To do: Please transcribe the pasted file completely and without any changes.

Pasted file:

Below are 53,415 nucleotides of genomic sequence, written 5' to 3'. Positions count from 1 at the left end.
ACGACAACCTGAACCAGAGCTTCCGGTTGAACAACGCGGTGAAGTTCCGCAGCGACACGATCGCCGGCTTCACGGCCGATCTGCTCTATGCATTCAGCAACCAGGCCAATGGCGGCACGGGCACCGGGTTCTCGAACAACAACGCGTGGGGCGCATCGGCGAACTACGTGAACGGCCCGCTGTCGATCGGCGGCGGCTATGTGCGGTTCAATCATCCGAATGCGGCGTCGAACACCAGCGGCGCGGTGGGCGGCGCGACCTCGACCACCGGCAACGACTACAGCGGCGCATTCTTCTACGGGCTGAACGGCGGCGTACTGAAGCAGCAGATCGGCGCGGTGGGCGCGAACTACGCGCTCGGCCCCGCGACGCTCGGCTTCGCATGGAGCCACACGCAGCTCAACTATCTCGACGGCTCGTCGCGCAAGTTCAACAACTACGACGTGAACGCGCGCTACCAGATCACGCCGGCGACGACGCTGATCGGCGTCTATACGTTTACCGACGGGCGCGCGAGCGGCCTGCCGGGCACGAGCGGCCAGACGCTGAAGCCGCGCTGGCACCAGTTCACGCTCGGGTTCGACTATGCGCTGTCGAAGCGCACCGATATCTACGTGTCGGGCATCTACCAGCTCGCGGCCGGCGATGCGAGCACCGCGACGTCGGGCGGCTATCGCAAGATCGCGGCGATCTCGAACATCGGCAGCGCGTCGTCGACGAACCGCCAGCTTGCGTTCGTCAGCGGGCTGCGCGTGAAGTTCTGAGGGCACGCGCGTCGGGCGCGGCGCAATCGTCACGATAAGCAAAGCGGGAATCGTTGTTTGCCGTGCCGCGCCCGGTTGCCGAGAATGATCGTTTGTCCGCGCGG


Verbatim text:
Below are 53,415 nucleotides of genomic sequence, written 5' to 3'. Positions count from 1 at the left end.
ACGACAACCTGAACCAGAGCTTCCGGTTGAACAACGCGGTGAAGTTCCGCAGCGACACGATCGCCGGCTTCACGGCCGATCTGCTCTATGCATTCAGCAACCAGGCCAATGGCGGCACGGGCACCGGGTTCTCGAACAACAACGCGTGGGGCGCATCGGCGAACTACGTGAACGGCCCGCTGTCGATCGGCGGCGGCTATGTGCGGTTCAATCATCCGAATGCGGCGTCGAACACCAGCGGCGCGGTGGGCGGCGCGACCTCGACCACCGGCAACGACTACAGCGGCGCATTCTTCTACGGGCTGAACGGCGGCGTACTGAAGCAGCAGATCGGCGCGGTGGGCGCGAACTACGCGCTCGGCCCCGCGACGCTCGGCTTCGCATGGAGCCACACGCAGCTCAACTATCTCGACGGCTCGTCGCGCAAGTTCAACAACTACGACGTGAACGCGCGCTACCAGATCACGCCGGCGACGACGCTGATCGGCGTCTATACGTTTACCGACGGGCGCGCGAGCGGCCTGCCGGGCACGAGCGGCCAGACGCTGAAGCCGCGCTGGCACCAGTTCACGCTCGGGTTCGACTATGCGCTGTCGAAGCGCACCGATATCTACGTGTCGGGCATCTACCAGCTCGCGGCCGGCGATGCGAGCACCGCGACGTCGGGCGGCTATCGCAAGATCGCGGCGATCTCGAACATCGGCAGCGCGTCGTCGACGAACCGCCAGCTTGCGTTCGTCAGCGGGCTGCGCGTGAAGTTCTGAGGGCACGCGCGTCGGGCGCGGCGCAATCGTCACGATAAGCAAAGCGGGAATCGTTGTTTGCCGTGCCGCGCCCGGTTGCCGAGAATGATCGTTTGTCCGCGCGG